@RufusRJones

    The other fun fact is, you can’t tax “better living through purchasing power”. You can only tax inflation. 

    They have to force wages, income, and revenue up at all times in aggregate or the whole thing collapses. Neat system, isn’t it?

    • #13
  14. Mark Alexander Coolidge
    Mark Alexander
    @MarkAlexander

    In the best sense, money is what people agree to use as:

    1) A unit of account

    2) A medium of exchange

    3) A store of value

    4) A unit of deferred payment.

    Historically, precious metals, mainly gold and silver, best fulfill all four functions.

    Why do gold and silver work best as money? Let’s break down the four functions of good money:

    1. A Unit of account

    On Gold Island, how many fish equal one woven basket? What if the fisher thinks the basket is not worth two fish, but agrees that it’s worth more than one? What if the basket weaver does not need fish, but the person wanting the basket has only fish to trade?

    You can see the problem.

    The basket weaver wants several things, but not fish. The fisher would then have to go to other people and make trades for things the basket weaver wants. Then after much work and several trades, the fisher can trade these items for baskets.

    Now… let’s say that the local council begins to create standard gold and silver coins.

    They create small gold coins that weigh 1 ounce (oz.), 1/2 oz., 1/4 oz., 1/10 and 1/20 oz. These coins were measured in Troy ounces, which means 12 ounces per pound rather than the standard 16 ounces. The silver coins are of the same weight. However, it takes 15 silver coins to equal a gold coin of the same weight. So 15 silver coins weighing 1 oz. equals one gold coin weighing 1 oz.

    15 silver coins = 1 gold coin.

    Now the people on Gold Island can price all of their goods in terms of gold and silver coins (also known as specie). The fisher does not need to make all those trades just to get baskets. The fisher can price the fish, and then trade the fish for gold or silver coins. The basket weaver sets a price for baskets and accepts the gold and silver coins in trade. The gold and silver coins become a “unit of account” that helps everyone easily relate the value of one item to another.

    Anything of value that can be traded, both goods and services, now has a price in gold and silver coins. And the economy of Gold Island speeds up.

    Why?

    Because money functions as a medium of exchange.

    2. A medium of exchange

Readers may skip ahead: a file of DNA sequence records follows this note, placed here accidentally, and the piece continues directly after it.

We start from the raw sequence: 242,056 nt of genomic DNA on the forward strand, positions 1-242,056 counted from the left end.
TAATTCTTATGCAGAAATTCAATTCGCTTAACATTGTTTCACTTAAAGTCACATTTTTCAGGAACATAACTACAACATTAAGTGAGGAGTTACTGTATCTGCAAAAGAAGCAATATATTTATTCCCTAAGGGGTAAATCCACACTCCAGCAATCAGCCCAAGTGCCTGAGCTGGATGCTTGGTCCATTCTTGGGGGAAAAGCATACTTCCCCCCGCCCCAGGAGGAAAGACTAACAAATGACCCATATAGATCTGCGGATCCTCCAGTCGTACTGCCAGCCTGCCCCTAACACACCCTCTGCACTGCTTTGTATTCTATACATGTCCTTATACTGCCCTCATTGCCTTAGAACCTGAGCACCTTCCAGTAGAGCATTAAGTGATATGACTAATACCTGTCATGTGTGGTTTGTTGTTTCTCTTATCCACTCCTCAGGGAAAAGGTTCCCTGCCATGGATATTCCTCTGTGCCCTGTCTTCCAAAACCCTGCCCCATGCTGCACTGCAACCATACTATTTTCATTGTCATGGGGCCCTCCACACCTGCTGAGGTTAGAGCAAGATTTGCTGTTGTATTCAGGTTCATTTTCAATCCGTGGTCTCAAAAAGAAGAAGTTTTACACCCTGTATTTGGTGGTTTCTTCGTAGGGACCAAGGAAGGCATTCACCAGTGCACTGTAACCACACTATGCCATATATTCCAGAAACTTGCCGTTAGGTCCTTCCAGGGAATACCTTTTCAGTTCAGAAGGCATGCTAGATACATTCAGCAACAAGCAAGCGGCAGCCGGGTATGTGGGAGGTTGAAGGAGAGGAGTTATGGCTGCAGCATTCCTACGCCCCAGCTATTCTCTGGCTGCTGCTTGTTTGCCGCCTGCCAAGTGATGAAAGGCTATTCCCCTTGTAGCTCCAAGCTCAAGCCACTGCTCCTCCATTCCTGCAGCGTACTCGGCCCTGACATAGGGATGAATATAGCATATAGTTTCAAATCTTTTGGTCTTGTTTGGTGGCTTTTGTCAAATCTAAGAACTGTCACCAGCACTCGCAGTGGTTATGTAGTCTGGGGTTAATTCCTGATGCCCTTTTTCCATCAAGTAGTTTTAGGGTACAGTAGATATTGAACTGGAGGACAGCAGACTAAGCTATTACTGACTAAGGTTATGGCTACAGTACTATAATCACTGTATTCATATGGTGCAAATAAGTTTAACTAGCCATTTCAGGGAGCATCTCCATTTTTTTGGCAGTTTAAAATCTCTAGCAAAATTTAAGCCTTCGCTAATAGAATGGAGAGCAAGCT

Obviously, the people of Gold Island can now exchange their goods and services much more easily.

    • Money simplifies and speeds up trade.
    • Money makes possible more division of labor.
    • Money allows workers to price their skills more easily creating specialized skills.

    Prices can change easily, even day by day. If a product is suddenly in greater demand, the price can be raised.

    If people think the price is too high and stop buying, the price can be dropped immediately.

    The community becomes more effective and efficient. And the people’s standard of living begins to rise more rapidly.

    • #14
  15. Mark Alexander Coolidge
    Mark Alexander
    @MarkAlexander

    3. A store if value

    Tor can pay his fishers gold and silver for the fish they catch rather than pay them in fish. The fishers can spend the money right away, or they can save and store it to use later.

    When money and prices are stable, the stored money can buy as much later as it does the day it’s stored. In other words, in a stable economy the money maintains its purchasing power, and then saving money can be encouraged.

    Saved money can create capital.

    As Tor builds his business, and his fishers and coconut gatherers continue working for him, he begins saving gold and silver coins.

    This savings gives him flexibility. He can build his business by hiring more laborers, or he can build more fishing rods and slingshots to sell later.

    These fishing rods and slingshots, otherwise known as durable goods, are called capital assets.

    Capital creation can only happen out of stored savings. A community or society with increasing capital can increase the quantity of goods. Therefore, sound money, like gold and silver coins, results in an increasing standard of living for the community.

    4. A unit of deferred payment

    Money can be loaned to others when they have a strong need for it. The person who lends the money expects that the money repaid equals in value the money loaned, not counting interest.

    In other words, the amount of goods and services the lender can buy now equals the amount the lender can buy later, once the borrower repays the loan.

    If someone who has saved money discovers that the money will have less value over time, they will probably not save it. They would rather spend it now while it has more value.

    When money loses purchasing power due to rising prices (popularly, but wrongly, called inflation), interest rates rise to compensate for the loss.

    One day, Alex comes to Tor and wants to borrow 20 gold coins to invest in a project. Tor thinks Alex has a good idea and decides to loan the 20 gold coins, but with interest. Tor expects Alex to pay him back 22 gold coins in six months. Payment is therefore deferred for six months.